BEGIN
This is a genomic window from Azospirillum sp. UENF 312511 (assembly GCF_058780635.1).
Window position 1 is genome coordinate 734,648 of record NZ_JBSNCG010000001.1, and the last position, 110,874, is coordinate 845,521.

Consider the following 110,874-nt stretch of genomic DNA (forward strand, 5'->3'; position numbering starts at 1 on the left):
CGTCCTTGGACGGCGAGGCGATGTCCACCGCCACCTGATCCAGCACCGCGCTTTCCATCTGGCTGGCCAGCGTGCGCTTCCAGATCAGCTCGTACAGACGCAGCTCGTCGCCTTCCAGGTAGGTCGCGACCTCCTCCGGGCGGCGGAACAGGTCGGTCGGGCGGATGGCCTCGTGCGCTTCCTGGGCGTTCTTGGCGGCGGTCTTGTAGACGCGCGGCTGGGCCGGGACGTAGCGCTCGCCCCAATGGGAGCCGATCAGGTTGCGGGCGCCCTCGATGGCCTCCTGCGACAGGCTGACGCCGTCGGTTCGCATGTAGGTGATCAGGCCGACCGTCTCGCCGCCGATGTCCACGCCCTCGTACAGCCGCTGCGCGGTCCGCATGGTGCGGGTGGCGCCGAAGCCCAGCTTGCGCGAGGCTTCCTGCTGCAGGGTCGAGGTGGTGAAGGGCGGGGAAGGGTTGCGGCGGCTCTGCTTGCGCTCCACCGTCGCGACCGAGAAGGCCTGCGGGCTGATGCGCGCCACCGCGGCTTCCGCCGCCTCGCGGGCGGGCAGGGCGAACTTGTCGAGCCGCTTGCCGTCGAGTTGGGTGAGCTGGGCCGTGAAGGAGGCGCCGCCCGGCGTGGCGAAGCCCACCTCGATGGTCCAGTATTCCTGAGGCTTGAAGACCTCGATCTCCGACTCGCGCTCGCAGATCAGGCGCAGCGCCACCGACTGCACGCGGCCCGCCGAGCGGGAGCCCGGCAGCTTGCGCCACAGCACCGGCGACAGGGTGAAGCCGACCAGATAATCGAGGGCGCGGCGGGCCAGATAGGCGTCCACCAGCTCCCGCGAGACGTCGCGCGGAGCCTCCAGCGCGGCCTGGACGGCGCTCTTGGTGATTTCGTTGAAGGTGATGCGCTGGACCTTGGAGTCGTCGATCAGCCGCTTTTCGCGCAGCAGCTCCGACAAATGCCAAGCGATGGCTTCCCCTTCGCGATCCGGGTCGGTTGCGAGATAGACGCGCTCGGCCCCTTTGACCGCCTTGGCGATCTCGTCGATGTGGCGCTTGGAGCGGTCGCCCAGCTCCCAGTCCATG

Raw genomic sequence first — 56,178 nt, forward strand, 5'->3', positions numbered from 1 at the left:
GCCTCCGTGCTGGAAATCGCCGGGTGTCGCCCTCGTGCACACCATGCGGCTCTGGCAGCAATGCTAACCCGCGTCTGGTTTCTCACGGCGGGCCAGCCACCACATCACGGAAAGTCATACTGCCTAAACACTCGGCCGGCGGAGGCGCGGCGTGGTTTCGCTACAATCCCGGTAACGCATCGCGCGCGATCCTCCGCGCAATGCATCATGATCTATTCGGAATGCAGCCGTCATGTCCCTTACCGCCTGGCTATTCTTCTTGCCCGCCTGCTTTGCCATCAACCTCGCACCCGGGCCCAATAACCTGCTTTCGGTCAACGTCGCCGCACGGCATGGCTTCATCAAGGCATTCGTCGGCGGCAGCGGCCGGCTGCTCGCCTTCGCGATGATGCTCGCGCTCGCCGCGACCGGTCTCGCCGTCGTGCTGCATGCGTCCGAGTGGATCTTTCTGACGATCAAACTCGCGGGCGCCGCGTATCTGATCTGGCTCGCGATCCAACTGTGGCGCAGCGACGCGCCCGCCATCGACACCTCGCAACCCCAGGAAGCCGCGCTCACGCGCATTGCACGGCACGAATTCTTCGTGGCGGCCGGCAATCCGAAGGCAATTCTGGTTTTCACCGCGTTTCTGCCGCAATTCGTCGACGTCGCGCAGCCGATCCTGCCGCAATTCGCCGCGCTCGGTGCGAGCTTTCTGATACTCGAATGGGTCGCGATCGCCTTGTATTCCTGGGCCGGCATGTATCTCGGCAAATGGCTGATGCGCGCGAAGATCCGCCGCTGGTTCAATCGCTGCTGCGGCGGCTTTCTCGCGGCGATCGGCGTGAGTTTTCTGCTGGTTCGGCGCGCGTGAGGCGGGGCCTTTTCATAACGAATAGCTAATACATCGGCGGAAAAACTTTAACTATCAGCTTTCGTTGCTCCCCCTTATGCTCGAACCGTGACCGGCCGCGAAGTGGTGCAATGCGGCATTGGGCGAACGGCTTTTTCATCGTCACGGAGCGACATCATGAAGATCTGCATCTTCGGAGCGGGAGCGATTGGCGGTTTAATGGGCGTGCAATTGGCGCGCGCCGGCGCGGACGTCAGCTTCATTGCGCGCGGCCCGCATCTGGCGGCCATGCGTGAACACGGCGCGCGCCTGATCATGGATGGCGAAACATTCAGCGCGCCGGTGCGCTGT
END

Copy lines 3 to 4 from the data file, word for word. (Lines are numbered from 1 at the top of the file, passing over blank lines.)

Consider the following 110,874-nt stretch of genomic DNA (forward strand, 5'->3'; position numbering starts at 1 on the left):
CGTCCTTGGACGGCGAGGCGATGTCCACCGCCACCTGATCCAGCACCGCGCTTTCCATCTGGCTGGCCAGCGTGCGCTTCCAGATCAGCTCGTACAGACGCAGCTCGTCGCCTTCCAGGTAGGTCGCGACCTCCTCCGGGCGGCGGAACAGGTCGGTCGGGCGGATGGCCTCGTGCGCTTCCTGGGCGTTCTTGGCGGCGGTCTTGTAGACGCGCGGCTGGGCCGGGACGTAGCGCTCGCCCCAATGGGAGCCGATCAGGTTGCGGGCGCCCTCGATGGCCTCCTGCGACAGGCTGACGCCGTCGGTTCGCATGTAGGTGATCAGGCCGACCGTCTCGCCGCCGATGTCCACGCCCTCGTACAGCCGCTGCGCGGTCCGCATGGTGCGGGTGGCGCCGAAGCCCAGCTTGCGCGAGGCTTCCTGCTGCAGGGTCGAGGTGGTGAAGGGCGGGGAAGGGTTGCGGCGGCTCTGCTTGCGCTCCACCGTCGCGACCGAGAAGGCCTGCGGGCTGATGCGCGCCACCGCGGCTTCCGCCGCCTCGCGGGCGGGCAGGGCGAACTTGTCGAGCCGCTTGCCGTCGAGTTGGGTGAGCTGGGCCGTGAAGGAGGCGCCGCCCGGCGTGGCGAAGCCCACCTCGATGGTCCAGTATTCCTGAGGCTTGAAGACCTCGATCTCCGACTCGCGCTCGCAGATCAGGCGCAGCGCCACCGACTGCACGCGGCCCGCCGAGCGGGAGCCCGGCAGCTTGCGCCACAGCACCGGCGACAGGGTGAAGCCGACCAGATAATCGAGGGCGCGGCGGGCCAGATAGGCGTCCACCAGCTCCCGCGAGACGTCGCGCGGAGCCTCCAGCGCGGCCTGGACGGCGCTCTTGGTGATTTCGTTGAAGGTGATGCGCTGGACCTTGGAGTCGTCGATCAGCCGCTTTTCGCGCAGCAGCTCCGACAAATGCCAAGCGATGGCTTCCCCTTCGCGATCCGGGTCGGTTGCGAGATAGACGCGCTCGGCCCCTTTGACCGCCTTGGCGATCTCGTCGATGTGGCGCTTGGAGCGGTCGCCCAGCTCCCAGTCCATG